1. Perinkulam 2.Navaneetha Krishnaswamy Temple.
3. Navaneetha Krishnan 4. Shivan Kovil on the bank of the pond and 5. Padingarae gramam- the VaradarAjaswamy a Temple is at the end of the village.
Perinkulam Agraharam, near Palakkad, Kerala.
Every old Hindu temple in Kerala has a pond in its premises, unless the temple is situated on a seashore or on the bank of a river. Similarly, every Brahmin Agraharam in Kerala, invariably, has at least one temple and a pond, unless the dwelling conglomeration, like Kalpathi, is on the bank of a river .
Perinkulam, about 25 km away from the Palakkad town, in a lovely landscape under the hill Vizhumalai, is one of the few Agraharams bearing the name of a pond there in. The pond, Perinkulam, meaning big pond or Brihat tatAkam in Samskritham, is in between two of the three branches of the village, namely Thekkey gramam and Padinjare gramam, southern and western parts, a Shiva temple adorning its bank.
The Padinjare gramam extends to Kariot village and these two villages are sanctified by two temples, one for Bhoo Devi sametha Sri Varadarajaswamy and the other for the Divine consort Mahalakshmi.
The Brahmin migrants from Tanjore, some 800 years ago, reached Perinkulam in two groups, one direct and the other after visiting Tirupati. The first group settled with the help of the local land lords and after a few years, the second group too joined, completing their Tirupati pilgrimage . The Tirupati group brought idols of Lord Venkateswara ( which they were worshipping as Varadarajan Swamy ) along with Mahalakshmy and these two idols, were installed facing East, in a shrine constructed on the western side of Perinkulam. This shrine is located in the center of the three villages.
Subsequently, due to some petty quarrel, some people left, and formed an extension for the Padinjare gramam, carried the idol of Mahalakshmi and installed in a separate shrine in the extended village called Kariot gramam.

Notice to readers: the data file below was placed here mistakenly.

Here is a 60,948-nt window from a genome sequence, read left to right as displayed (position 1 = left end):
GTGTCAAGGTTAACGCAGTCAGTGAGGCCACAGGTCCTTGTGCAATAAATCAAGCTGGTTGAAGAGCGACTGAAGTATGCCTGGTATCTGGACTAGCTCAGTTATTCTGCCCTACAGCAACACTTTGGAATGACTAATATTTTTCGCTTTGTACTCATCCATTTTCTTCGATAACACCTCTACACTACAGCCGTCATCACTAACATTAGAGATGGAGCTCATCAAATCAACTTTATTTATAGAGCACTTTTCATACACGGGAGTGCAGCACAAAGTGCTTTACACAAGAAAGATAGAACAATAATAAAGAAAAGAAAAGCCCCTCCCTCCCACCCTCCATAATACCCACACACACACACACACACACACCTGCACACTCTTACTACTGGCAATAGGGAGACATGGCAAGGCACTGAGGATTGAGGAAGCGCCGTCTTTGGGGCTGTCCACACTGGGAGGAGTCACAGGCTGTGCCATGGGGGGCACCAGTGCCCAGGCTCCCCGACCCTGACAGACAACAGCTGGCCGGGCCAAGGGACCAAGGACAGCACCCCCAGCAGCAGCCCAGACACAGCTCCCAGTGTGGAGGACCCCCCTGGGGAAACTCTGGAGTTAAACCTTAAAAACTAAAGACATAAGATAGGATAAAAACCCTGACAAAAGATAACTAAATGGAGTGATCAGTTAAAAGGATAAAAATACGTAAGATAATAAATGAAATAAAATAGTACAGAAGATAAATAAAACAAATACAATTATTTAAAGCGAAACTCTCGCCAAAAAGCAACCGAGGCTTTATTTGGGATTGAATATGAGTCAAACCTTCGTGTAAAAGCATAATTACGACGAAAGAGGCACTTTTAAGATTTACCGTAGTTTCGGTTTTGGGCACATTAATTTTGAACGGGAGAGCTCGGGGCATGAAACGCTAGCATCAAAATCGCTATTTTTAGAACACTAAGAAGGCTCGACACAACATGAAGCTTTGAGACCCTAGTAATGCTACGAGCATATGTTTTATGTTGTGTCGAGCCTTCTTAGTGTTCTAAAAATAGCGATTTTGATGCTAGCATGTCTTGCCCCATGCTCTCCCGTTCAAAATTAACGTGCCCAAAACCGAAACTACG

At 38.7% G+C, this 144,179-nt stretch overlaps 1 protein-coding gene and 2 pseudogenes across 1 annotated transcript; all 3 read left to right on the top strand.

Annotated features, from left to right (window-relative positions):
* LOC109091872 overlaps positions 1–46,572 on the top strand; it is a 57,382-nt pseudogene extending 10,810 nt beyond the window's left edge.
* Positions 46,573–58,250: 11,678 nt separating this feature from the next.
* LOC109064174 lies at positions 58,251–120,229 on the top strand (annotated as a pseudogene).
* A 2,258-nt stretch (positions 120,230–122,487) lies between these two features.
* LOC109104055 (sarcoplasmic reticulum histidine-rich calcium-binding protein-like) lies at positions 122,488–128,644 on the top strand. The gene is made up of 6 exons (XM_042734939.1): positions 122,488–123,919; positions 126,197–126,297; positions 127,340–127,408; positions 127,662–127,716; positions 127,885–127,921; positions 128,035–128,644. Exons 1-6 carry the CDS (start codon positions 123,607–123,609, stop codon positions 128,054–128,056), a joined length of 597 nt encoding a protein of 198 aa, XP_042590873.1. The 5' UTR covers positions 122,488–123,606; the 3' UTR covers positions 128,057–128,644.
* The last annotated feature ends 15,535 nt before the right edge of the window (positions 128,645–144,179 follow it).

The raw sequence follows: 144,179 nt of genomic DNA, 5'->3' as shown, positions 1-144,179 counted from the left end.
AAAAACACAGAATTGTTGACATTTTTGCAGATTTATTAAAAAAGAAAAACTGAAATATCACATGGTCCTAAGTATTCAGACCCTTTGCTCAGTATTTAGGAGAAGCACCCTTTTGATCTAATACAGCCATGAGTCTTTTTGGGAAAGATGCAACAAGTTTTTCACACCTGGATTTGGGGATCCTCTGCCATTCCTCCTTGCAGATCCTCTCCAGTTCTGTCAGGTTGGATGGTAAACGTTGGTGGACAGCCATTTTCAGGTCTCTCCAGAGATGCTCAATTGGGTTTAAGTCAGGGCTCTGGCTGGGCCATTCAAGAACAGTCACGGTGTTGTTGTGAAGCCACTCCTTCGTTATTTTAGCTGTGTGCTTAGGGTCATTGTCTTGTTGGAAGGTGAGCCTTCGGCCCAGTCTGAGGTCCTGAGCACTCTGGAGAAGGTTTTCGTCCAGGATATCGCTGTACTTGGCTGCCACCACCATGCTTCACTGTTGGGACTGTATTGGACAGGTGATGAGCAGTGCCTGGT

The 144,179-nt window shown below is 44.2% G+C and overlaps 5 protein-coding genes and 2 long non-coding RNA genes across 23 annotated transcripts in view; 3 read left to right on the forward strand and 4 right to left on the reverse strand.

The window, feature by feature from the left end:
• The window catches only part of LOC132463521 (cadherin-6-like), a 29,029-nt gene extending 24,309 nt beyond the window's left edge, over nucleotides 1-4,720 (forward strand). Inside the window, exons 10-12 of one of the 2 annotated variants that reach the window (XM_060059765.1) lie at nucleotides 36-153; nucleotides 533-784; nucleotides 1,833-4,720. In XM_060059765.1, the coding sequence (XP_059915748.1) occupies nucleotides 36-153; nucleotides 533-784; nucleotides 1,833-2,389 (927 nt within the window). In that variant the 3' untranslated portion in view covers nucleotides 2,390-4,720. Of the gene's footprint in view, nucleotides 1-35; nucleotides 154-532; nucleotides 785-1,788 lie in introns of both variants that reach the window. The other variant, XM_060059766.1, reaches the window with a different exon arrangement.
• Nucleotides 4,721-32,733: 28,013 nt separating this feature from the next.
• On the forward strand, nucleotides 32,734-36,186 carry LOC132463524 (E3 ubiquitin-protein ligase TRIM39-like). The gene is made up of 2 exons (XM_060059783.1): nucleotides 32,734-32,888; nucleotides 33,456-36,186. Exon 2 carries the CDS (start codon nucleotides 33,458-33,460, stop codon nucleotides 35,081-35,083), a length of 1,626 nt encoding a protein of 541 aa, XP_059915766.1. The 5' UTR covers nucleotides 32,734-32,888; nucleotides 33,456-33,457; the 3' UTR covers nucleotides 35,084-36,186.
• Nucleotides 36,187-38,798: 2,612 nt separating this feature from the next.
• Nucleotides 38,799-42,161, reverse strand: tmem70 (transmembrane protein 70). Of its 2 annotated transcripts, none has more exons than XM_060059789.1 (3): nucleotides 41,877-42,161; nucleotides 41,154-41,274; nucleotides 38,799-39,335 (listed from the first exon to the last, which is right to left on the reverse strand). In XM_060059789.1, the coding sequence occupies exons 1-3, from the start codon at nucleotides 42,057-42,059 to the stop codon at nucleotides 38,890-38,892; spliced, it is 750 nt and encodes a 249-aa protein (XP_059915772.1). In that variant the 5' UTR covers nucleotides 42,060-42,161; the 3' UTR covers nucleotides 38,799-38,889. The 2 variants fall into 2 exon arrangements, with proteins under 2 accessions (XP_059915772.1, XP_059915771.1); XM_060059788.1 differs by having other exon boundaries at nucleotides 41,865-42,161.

On the southern bank of Perinkulam is the Thekkae gramam with a temple at the extreme end. Navaneetha Krishnaswamy is the presiding deity of this temple. The Moorthy, the idol, was brought from a Nambudiri illam called Varikkasseri mana, through a divine disposition.
Since 1958 all the three villages collectively conduct the Chariot festivals in Feb- March, the Ratharohanam being performed on the Masi pournami , as a 9- days long festival. The annual festival gathers Perinkulams settled elsewhere and at least once a year, we visit our ancestors’ land and worship our village deities. The non Brahmin community too gather in large numbers and make the festival a success. In fact, they were always a part of the society, though unlike now, they lived in the outskirts.
Opposite to Krishnaswamy temple, there lived a Pakku mama, whom I had met. His great grandfather, Bhaskar pattar also known as Soori, got the Chooriappan kulam dug, about a km away and on its bank, constructed a small shrine to install the Shiva Lingam and the idol of Visalakshi AmbAl.. He had brought the idols, on his return trip from Kasi. This shrine was later shifted to the present location on bank of Perinkulam pond for better proximity and safety. How much trouble he would have endured to bring the idols from the distant Kasi, carrying them on his head or shoulders, although his long walk , and also to dig a big pond and construct a shrine for them! An icon of dedication, devotion and determination.
Ponds and temples were the head and heart of the Brahmin society in the old days. Water was their basic need not only for consumption and bathing but for their daily religious rituals, which were as important as the ingredients for their survival . The Temple was their spiritual center and a common place for social meet. It was their club, kalyanamantapam and Vedam and music college. The elders of the society used to conduct meetings under the flag post of the temple, to discuss their problems or settle their disputes.
Brahmins were prepared to forgo food for day or two but not their Sandhya worship and temple visit. Even the womenfolk, busy with their household work, used to extend the neck towards the shrine and worship for a minute, hearing the sound of temple bells.
Apart from these three temples, there is a Ayyappa shrine, behind the Shiva temple, which came up over four decades ago and a few Mariamman temples too, in different locations.